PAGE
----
The Empire's New Clothes.
A History of the Russian Fashion Industry, 1700-1917.
By Christine Ruane.
Yale University Press, New Haven, 2009. 256 pp., 70 black & white and 50 color illustrations, 9x11".
In 1701 Tsar Peter the Great decreed that all residents of Moscow must abandon their traditional dress and wear European fashion. Those who produced or sold Russian clothing would face “dreadful punishment.” Peter’s dress decree, part of his drive to make Russia more like Western Europe, had a profound impact on the history of Imperial Russia.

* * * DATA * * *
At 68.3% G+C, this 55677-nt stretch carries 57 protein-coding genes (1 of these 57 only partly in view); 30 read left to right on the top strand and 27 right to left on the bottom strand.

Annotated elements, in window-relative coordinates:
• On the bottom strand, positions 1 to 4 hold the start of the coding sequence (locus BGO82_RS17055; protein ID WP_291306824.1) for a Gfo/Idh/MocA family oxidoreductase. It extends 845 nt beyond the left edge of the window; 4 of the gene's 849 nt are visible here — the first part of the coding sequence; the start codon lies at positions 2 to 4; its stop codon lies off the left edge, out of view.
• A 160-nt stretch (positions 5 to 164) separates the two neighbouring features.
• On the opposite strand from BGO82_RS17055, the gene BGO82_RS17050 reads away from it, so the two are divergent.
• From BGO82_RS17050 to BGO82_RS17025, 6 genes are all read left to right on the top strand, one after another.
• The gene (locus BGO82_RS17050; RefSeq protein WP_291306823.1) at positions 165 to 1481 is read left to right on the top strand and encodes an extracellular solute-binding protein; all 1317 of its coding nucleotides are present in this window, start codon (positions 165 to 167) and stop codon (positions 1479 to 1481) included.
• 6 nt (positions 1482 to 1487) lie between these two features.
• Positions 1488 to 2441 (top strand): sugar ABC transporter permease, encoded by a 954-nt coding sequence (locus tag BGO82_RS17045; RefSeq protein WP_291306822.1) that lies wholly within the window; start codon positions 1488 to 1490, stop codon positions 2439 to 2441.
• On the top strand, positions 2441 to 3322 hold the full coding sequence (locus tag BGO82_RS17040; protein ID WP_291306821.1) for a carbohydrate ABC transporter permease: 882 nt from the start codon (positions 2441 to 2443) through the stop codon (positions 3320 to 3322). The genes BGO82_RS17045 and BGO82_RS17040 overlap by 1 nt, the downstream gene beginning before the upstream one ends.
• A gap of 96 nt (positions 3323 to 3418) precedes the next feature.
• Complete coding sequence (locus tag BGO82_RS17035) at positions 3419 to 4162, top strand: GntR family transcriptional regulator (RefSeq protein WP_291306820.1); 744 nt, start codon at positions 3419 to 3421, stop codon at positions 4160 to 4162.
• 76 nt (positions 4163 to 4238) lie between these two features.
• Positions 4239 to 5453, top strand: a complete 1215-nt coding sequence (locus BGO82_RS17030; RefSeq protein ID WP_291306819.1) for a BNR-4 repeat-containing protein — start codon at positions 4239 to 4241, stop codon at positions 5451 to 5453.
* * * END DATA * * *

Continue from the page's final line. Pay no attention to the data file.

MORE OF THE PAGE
This engrossing book explores the impact of Westernization on Russia in the 18th and 19th centuries and presents a wealth of photographs of ordinary Russians in all their finery. Christine Ruane draws on memoirs, mail-order catalogues, fashion magazines, and other period sources to demonstrate that Russia’s adoption of Western fashion had symbolic, economic, and social ramifications and was inseparably linked to the development of capitalism, industrial production, and new forms of communication. This book shows how the fashion industry became a forum through which Russians debated and formulated a new national identity.
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